Hot new Filipino mo­jito bar hits the Six

Plus a nod to Ire­land’s sig­na­ture beer style (which is in no way green) by Karolyne El­la­cott

Bayview Post - - Food -


As of late, Filipino food has been blow­ing up all over the city. From turon to le­chon kawali, the love af­fair has yet to sub­side. And at Dolly’s Mo­jito Bar and Panci­te­ria, found in Blo­ordale vil­lage, they’re as ex­cited about the food as they are the drink. Dolly’s is the lat­est ven­ture from Dave Sidhu, known for his mini Playa Ca­bana em­pire. In­side, red booths hear­ken back to the space’s diner days, while new touches like a gi­ant mu­ral and some noodly light fixtures help im­bue it with artsy charms.


Back in the Philip­pines, Johnny Walker Black has been the go-to bev­er­age at bars for some time. “It’s what all my un­cles drink; it’s what my dad drinks,” says Gabe Baron who runs Dolly’s bar. But times are chang­ing, and thanks to the small batch Don Papa, pro­duced on the is­land of Ne­gros, rum is get­ting a turn in the spot­light. “I was in the Philip­pines last Novem­ber and I saw this at all the bars,” says Baron of the rum.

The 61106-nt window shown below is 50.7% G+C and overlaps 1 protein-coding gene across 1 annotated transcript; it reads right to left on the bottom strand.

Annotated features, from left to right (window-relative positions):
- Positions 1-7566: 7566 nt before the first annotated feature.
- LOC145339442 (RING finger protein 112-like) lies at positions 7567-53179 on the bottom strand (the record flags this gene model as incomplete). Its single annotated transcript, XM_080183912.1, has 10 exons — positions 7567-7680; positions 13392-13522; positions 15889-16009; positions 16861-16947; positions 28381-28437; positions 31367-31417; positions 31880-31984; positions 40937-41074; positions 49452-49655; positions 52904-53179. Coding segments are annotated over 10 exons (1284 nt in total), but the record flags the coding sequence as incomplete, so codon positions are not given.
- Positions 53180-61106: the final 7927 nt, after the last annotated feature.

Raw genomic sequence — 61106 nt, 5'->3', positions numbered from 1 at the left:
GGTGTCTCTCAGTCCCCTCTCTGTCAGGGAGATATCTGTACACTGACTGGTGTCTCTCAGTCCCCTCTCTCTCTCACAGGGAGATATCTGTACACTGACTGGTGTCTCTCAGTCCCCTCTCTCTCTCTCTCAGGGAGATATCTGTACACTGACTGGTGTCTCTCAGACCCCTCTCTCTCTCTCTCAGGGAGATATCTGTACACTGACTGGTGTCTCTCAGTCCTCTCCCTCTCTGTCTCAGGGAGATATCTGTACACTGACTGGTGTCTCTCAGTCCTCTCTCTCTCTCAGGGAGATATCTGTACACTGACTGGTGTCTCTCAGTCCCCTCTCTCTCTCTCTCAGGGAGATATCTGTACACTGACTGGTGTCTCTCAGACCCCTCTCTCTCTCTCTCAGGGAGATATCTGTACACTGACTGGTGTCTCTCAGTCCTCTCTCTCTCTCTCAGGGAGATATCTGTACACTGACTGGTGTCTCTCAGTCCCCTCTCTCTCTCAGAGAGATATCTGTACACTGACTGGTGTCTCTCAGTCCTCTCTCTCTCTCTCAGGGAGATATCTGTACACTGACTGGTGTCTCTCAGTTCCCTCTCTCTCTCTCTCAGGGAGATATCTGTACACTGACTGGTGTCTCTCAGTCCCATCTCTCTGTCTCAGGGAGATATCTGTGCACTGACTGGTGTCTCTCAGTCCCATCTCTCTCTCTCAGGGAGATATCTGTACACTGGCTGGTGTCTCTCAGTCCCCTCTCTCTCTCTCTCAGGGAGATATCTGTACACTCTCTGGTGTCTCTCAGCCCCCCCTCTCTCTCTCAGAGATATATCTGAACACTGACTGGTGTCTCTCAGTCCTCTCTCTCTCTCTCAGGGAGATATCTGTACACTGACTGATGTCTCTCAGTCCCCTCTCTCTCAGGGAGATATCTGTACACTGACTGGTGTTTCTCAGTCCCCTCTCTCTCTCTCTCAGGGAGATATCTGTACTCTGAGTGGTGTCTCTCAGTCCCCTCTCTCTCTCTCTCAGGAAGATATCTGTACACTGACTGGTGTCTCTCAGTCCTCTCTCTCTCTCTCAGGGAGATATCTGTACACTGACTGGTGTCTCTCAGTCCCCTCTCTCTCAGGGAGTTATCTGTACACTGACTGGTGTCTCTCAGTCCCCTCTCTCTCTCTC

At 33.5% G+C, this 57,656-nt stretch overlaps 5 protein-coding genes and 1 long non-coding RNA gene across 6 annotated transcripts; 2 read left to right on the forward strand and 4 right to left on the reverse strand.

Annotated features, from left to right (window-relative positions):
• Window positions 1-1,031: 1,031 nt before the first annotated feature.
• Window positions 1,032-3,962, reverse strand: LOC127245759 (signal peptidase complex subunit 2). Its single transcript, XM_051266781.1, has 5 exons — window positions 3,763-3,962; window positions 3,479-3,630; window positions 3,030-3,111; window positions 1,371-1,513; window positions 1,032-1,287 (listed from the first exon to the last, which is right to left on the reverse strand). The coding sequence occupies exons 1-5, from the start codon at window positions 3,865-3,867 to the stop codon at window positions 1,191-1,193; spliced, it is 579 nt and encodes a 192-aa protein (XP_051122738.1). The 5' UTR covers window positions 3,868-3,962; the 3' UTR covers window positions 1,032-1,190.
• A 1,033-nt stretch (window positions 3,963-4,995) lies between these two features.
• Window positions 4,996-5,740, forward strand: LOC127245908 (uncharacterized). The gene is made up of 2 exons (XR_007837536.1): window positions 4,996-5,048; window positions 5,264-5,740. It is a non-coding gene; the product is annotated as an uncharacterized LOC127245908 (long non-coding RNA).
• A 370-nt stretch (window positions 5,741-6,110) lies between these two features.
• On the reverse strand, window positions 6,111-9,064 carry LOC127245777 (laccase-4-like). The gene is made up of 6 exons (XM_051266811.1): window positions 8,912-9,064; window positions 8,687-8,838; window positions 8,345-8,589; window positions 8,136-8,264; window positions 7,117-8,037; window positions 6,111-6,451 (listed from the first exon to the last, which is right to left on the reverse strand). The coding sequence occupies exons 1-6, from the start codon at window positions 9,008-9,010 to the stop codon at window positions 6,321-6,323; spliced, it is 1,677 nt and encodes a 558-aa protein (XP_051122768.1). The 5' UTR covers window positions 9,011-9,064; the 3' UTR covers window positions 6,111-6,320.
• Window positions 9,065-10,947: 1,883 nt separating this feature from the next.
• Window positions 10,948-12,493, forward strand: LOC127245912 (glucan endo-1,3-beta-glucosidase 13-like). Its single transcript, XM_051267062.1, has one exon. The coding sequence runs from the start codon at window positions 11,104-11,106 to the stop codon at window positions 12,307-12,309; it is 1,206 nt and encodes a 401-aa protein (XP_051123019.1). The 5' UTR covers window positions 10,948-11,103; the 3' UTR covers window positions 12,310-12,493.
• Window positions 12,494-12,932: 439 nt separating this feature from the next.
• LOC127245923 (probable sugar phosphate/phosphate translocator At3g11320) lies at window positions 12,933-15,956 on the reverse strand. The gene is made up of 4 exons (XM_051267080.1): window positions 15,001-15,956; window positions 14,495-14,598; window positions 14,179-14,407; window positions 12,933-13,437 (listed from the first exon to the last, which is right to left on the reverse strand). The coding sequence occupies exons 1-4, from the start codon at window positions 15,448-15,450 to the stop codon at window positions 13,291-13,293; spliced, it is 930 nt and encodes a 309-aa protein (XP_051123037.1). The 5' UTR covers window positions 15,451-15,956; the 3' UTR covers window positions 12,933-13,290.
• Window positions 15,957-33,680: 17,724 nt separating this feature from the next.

Orig­i­nally the team aimed to fea­ture Don Papa in their mo­ji­tos, but the price point kept things sticky. A smooth five-year-old Flor de Caña was deemed the next best thing. The Filipino mo­jito starts with mint be­ing mud­dled be­fore two and a half ounces of rum are poured on top. Freshly pressed sugar cane juice joins in (there’s a juicer fur­ther down the bar) along with both pineap­ple and cala­mansi juice. Cala­mansi, the teeny sweet-and-sour citrus fruit found ev­ery­where in the Philip­pines, is key to the cock­tail’s suc­cess. “Pineap­ple juice is both sweet and tart at the same time, but the cala­mansi re­ally bal­ances it out,” Baron says. The re­sult is a frothy, trop­i­cal tipple that tastes just like sum­mer.

Bar man­ager Gabe Baron and the Filipino mo­jito

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